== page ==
Frost everywhere this morning; those roses never knew when to quit.
Look at their withered petals, like peering into
my own face.

I’m inside this watering can with the spiders,
the deadness. As if something’s
coiled inside me.

When I close my eyes, I’m dancing.

Faucet handle screeches, and a horn
—- jumps!
in my ear
like Livery Stable Blues.

Old Victrola,
a slice of burnt cherry pie.

We’re young such a short time.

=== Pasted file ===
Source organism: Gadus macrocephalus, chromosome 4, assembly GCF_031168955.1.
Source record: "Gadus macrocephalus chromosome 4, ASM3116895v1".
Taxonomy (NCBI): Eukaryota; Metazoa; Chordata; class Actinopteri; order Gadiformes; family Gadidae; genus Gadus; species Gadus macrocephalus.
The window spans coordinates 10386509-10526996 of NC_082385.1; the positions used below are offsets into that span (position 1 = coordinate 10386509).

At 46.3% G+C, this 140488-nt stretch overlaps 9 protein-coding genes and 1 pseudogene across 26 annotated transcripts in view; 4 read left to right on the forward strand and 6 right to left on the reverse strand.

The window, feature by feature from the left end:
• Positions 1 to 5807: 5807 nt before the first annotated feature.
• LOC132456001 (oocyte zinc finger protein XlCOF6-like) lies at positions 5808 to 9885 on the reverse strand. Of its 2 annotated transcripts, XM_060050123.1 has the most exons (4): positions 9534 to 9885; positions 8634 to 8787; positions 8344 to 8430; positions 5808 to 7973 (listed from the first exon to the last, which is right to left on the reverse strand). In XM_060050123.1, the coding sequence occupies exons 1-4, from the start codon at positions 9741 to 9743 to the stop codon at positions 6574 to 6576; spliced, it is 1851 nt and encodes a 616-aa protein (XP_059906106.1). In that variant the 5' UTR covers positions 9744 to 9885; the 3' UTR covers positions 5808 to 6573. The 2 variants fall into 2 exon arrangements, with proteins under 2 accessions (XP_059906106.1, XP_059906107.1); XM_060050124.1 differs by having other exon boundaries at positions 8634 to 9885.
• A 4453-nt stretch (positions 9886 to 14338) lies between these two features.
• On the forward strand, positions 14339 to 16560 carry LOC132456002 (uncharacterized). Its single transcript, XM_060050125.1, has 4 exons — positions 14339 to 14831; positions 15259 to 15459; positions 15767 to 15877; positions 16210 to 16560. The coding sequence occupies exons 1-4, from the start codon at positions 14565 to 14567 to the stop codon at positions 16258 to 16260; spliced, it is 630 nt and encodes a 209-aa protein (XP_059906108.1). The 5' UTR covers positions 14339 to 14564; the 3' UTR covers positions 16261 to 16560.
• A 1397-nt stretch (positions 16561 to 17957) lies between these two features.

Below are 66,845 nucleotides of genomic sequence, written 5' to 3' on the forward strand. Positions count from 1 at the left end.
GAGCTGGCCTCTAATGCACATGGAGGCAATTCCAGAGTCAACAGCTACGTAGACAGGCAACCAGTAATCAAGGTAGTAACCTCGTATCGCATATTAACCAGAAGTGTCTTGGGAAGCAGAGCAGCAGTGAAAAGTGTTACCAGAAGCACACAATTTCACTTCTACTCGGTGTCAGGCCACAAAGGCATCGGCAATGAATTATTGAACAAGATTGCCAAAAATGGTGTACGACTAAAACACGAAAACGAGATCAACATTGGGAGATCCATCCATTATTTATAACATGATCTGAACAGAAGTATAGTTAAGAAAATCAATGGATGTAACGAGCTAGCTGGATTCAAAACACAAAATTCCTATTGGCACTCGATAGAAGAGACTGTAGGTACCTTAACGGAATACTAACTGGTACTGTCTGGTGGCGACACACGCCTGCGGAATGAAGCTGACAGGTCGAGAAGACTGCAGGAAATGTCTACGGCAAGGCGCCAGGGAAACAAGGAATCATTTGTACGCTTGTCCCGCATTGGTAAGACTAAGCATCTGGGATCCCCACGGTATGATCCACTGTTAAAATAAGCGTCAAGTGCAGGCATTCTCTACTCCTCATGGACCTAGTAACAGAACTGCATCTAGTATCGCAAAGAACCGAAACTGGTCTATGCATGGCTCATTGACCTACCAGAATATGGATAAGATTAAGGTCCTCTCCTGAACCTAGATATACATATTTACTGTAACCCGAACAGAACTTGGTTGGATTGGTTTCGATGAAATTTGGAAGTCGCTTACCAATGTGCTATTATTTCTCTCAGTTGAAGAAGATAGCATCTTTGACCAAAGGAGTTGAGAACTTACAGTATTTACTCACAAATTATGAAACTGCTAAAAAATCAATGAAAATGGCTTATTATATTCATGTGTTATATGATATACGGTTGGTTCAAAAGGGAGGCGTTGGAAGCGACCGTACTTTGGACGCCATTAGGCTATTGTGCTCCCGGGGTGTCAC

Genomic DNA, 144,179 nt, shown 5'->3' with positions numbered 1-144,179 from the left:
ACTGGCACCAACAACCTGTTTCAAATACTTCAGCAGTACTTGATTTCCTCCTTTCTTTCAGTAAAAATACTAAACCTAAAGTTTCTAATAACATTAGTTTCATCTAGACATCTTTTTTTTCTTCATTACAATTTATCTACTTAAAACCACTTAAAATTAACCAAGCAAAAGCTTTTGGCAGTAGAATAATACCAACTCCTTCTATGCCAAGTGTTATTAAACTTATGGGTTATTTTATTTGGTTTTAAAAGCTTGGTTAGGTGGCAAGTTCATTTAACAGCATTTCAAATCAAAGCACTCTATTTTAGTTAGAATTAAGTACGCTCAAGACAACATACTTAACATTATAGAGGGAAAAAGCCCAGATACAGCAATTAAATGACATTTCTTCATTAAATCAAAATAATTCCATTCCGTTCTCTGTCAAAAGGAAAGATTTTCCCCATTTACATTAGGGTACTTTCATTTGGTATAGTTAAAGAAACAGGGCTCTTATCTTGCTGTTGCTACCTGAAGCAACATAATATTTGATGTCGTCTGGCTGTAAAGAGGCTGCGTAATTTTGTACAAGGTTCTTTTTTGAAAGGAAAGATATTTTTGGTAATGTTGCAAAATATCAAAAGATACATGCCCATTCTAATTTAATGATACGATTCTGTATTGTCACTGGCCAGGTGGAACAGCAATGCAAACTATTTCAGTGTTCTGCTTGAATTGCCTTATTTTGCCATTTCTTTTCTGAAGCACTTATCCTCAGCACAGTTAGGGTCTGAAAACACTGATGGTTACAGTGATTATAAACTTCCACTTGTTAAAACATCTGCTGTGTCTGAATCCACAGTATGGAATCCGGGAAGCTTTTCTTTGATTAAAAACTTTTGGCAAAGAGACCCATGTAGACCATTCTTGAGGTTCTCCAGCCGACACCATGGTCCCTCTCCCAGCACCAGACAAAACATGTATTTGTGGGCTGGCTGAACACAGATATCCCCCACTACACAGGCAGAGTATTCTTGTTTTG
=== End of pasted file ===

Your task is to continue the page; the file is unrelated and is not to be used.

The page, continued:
Old until we die.

Three months until spring.

My last, I think.

Selected byMaria Mazzenga
Image credit:Michael Dziedzic

Trish Saunders lives in Seattle and Honolulu and, in her imagination, near Crater Lake, Oregon. Her poetry appears in The American Journal of Poetry, Califragile, Pacifica Poetry Review, Right Hand Pointing, Eunoia Review, Silver Birch Press, Seattle Poetry Bus, and other places. Right Hand Pointing published her chapbook, "Last Note" in 2019.